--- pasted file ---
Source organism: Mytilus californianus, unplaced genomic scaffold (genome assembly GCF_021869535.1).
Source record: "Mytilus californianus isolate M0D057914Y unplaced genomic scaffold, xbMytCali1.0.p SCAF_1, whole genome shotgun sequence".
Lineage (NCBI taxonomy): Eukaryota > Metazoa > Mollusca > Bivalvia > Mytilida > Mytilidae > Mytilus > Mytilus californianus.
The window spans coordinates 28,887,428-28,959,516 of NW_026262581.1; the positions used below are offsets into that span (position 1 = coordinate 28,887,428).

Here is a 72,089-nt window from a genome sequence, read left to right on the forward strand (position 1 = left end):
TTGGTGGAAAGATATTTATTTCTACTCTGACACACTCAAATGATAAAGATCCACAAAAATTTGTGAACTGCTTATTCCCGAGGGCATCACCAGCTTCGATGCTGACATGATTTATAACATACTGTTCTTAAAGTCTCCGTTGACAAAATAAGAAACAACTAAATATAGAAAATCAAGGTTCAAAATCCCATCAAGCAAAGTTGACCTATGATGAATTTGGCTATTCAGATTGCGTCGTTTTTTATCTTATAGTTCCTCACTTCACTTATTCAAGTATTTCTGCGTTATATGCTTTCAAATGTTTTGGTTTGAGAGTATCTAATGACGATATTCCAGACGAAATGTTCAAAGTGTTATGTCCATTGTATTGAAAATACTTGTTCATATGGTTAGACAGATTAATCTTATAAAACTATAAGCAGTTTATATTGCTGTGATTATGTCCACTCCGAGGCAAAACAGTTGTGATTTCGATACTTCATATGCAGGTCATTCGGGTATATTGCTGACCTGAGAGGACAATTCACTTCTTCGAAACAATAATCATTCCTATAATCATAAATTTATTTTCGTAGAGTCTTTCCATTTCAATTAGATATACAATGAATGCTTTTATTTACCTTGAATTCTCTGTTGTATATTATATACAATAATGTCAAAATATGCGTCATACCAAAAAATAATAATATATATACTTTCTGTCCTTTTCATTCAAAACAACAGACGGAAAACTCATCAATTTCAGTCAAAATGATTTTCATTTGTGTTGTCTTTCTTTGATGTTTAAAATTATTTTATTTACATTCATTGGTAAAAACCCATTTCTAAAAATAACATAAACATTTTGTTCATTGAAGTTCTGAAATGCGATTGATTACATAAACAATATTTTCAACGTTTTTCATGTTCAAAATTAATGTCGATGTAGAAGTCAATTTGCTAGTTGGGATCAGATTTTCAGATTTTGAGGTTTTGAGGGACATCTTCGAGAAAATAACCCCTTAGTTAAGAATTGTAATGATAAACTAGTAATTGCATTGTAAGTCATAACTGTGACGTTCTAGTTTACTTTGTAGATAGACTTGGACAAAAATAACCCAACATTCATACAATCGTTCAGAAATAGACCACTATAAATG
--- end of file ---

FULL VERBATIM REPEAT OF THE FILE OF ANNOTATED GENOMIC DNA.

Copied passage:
Source organism: Mytilus californianus, unplaced genomic scaffold (genome assembly GCF_021869535.1).
Source record: "Mytilus californianus isolate M0D057914Y unplaced genomic scaffold, xbMytCali1.0.p SCAF_1, whole genome shotgun sequence".
Lineage (NCBI taxonomy): Eukaryota > Metazoa > Mollusca > Bivalvia > Mytilida > Mytilidae > Mytilus > Mytilus californianus.
The window spans coordinates 28,887,428-28,959,516 of NW_026262581.1; the positions used below are offsets into that span (position 1 = coordinate 28,887,428).

Here is a 72,089-nt window from a genome sequence, read left to right on the forward strand (position 1 = left end):
TTGGTGGAAAGATATTTATTTCTACTCTGACACACTCAAATGATAAAGATCCACAAAAATTTGTGAACTGCTTATTCCCGAGGGCATCACCAGCTTCGATGCTGACATGATTTATAACATACTGTTCTTAAAGTCTCCGTTGACAAAATAAGAAACAACTAAATATAGAAAATCAAGGTTCAAAATCCCATCAAGCAAAGTTGACCTATGATGAATTTGGCTATTCAGATTGCGTCGTTTTTTATCTTATAGTTCCTCACTTCACTTATTCAAGTATTTCTGCGTTATATGCTTTCAAATGTTTTGGTTTGAGAGTATCTAATGACGATATTCCAGACGAAATGTTCAAAGTGTTATGTCCATTGTATTGAAAATACTTGTTCATATGGTTAGACAGATTAATCTTATAAAACTATAAGCAGTTTATATTGCTGTGATTATGTCCACTCCGAGGCAAAACAGTTGTGATTTCGATACTTCATATGCAGGTCATTCGGGTATATTGCTGACCTGAGAGGACAATTCACTTCTTCGAAACAATAATCATTCCTATAATCATAAATTTATTTTCGTAGAGTCTTTCCATTTCAATTAGATATACAATGAATGCTTTTATTTACCTTGAATTCTCTGTTGTATATTATATACAATAATGTCAAAATATGCGTCATACCAAAAAATAATAATATATATACTTTCTGTCCTTTTCATTCAAAACAACAGACGGAAAACTCATCAATTTCAGTCAAAATGATTTTCATTTGTGTTGTCTTTCTTTGATGTTTAAAATTATTTTATTTACATTCATTGGTAAAAACCCATTTCTAAAAATAACATAAACATTTTGTTCATTGAAGTTCTGAAATGCGATTGATTACATAAACAATATTTTCAACGTTTTTCATGTTCAAAATTAATGTCGATGTAGAAGTCAATTTGCTAGTTGGGATCAGATTTTCAGATTTTGAGGTTTTGAGGGACATCTTCGAGAAAATAACCCCTTAGTTAAGAATTGTAATGATAAACTAGTAATTGCATTGTAAGTCATAACTGTGACGTTCTAGTTTACTTTGTAGATAGACTTGGACAAAAATAACCCAACATTCATACAATCGTTCAGAAATAGACCACTATAAATG